There’s a post over at National Review by Itxu Diaz about Europe’s response to the Wuhan virus pandemic. It catalogs a list of “important” crises that various countries were dealing with instead of the disease until Reality became too noisy to ignore.
In just ten days, we discovered that neither the tampon issue, nor the participation of transsexuals in the Olympic Games, nor the climate emergency were real problems, nor emergencies, nor anything of the sort. They were just fictitious problems, the pastimes of a generation that hadn’t known tragedy.
Read the whole thing.
Indeed, those “important” issues are really luxuries, problems that most people in the world cannot afford. Europe and Blue State America have enjoyed enough surplus income from previous generations’ capital investment that, on the whole, they haven’t had to worry about food or shelter or the other necessities of life. Or at least, they didn’t think they had to worry in “normal” times. They believed they could afford to live in Pretendyland.
They’re now being forced into the Real World, the place where generations of people learned the hard way about what is actually important.
That’s because I haven’t sold any of my investments yet. Even if I did, I’d still make a profit because the market price of most of what I’ve bought is higher than what I paid. But I’ll hold most of what I’ve got because I expect it to rise in value over the long term.
Investors were stupid to panic and blow up trillions of dollars of market value, but I believe that those of us who hold on for the long term and who take the opportunity to make margin buys as they are available will be better off than the panic sellers.
As key manufacturing comes by onshore, the companies who provide the equipment and the people who provide the know-how will do well. After the dust settles, the next couple of years will be interesting.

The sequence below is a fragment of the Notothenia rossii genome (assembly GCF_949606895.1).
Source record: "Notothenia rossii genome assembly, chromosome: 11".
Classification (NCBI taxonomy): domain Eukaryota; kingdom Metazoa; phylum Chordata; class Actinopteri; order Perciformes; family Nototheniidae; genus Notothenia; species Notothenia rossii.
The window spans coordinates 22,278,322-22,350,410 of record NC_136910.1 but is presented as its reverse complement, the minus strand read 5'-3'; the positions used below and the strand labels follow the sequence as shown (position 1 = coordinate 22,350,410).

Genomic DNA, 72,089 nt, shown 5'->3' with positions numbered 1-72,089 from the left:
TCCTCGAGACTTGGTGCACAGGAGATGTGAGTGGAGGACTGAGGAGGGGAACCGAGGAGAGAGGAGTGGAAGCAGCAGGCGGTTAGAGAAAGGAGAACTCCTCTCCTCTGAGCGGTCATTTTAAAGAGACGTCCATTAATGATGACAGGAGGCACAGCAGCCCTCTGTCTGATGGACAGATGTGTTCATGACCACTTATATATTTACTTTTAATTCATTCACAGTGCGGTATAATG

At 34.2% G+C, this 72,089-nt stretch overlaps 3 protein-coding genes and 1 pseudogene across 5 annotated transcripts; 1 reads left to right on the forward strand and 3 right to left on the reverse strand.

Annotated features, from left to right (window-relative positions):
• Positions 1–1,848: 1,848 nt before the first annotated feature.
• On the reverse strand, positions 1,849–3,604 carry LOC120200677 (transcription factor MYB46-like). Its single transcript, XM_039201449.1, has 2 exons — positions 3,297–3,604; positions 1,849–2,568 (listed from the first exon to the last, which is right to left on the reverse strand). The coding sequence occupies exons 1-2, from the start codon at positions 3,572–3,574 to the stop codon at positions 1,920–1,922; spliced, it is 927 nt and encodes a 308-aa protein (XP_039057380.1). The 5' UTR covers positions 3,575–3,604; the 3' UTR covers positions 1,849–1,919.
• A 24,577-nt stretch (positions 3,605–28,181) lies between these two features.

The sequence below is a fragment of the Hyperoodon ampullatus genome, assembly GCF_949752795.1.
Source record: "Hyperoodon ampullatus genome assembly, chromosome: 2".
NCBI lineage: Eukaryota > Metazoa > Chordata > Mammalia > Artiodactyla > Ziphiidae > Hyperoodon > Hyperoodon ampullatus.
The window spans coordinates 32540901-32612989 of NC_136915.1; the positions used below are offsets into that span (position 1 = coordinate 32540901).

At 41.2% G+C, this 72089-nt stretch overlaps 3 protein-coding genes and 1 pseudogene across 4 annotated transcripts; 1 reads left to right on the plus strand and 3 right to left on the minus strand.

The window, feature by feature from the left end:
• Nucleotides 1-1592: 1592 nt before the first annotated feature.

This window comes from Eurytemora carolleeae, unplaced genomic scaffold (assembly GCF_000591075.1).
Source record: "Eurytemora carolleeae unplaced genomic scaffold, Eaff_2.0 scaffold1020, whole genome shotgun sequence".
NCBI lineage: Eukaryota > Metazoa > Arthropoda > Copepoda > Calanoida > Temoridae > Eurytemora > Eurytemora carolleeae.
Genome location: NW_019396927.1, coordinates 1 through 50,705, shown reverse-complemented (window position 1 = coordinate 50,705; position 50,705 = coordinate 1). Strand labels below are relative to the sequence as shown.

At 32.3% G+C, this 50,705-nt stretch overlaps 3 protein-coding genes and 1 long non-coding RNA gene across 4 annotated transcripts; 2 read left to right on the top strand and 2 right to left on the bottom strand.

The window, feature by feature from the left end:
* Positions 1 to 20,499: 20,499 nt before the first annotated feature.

… the coronavirus pandemic appears to have spread to all regions of that country. The BBC has this video posted with footage from social media showing a morgue in the city of Qom full of dead bodies to be tested for the coronavirus.
Totalitarian societies such as China and Iran have not done well in their public health responses to the virus. Neither have most countries with socialize medicine, e.g., Italy. Could it be that part of the reason for Bernie’s burnout in the last few primaries is that too many Democrats gat hurt by changes in their health insurance under Obamacare, and that the prospect of having the same sort of system as China has caused them to reconsider giving the leadership of their part to a Socialist?
I make money in the stock market two ways. One way is buying stocks that pay dividends, and I hold those stocks long term as long as the dividends they pay are a good return on investment. The other way is buy stocks that I expect will appreciate in market value. I sell those stocks when I feel I can make a satisfactory profit. The recent coronavirus and Bernie scares that caused share prices to drop unreasonably was an opportunity to engage in that second method.
Bernie Sanders is proposing a national health care system commonly referred to as Medicare for All. The low-side estimates of the program’s cost are around 3 trillion dollars a year.
Michael Bloomberg’s net worth is estimated to be about 62 billion dollars. If Bernie were to confiscate all of that wealth (and it could be liquidated as cash), he could pay for a week of his proposed program. If he could similarly liquidate the fortunes of the ten richest Americans, he wouldn’t find enough money to run Medicare for three months. And he would have destroyed productive assets that would generate further cash flow to fund the system. Even if he kept the seized assets as an investment portfolio (equivalent to a 100 percent income tax rate), a reasonable long-term rate of return would only provide for a week-and-half of Medicare for all each week.
The other 95 percent of the money required would exceed the government’s current income from taxes, so bringing Medicare for All online while maintaining something near the current level of other government services would require at least doubling the current total amount of federal taxation. If the billionaires have had their assets seized so that they have nothing left to be taxed, who do you think is left to be taxed? Cleaning out the millionaires won’t produce the same windfall as billionaires. If it’s still possible to pay wages at the current level after much of the productive investment in the economy is destroyed, then the average citizen’s share of the federal tax burden would likely rise to above 33 percent of personal income.
And then we’d have to figure out how to pay for the Green Nude Eel.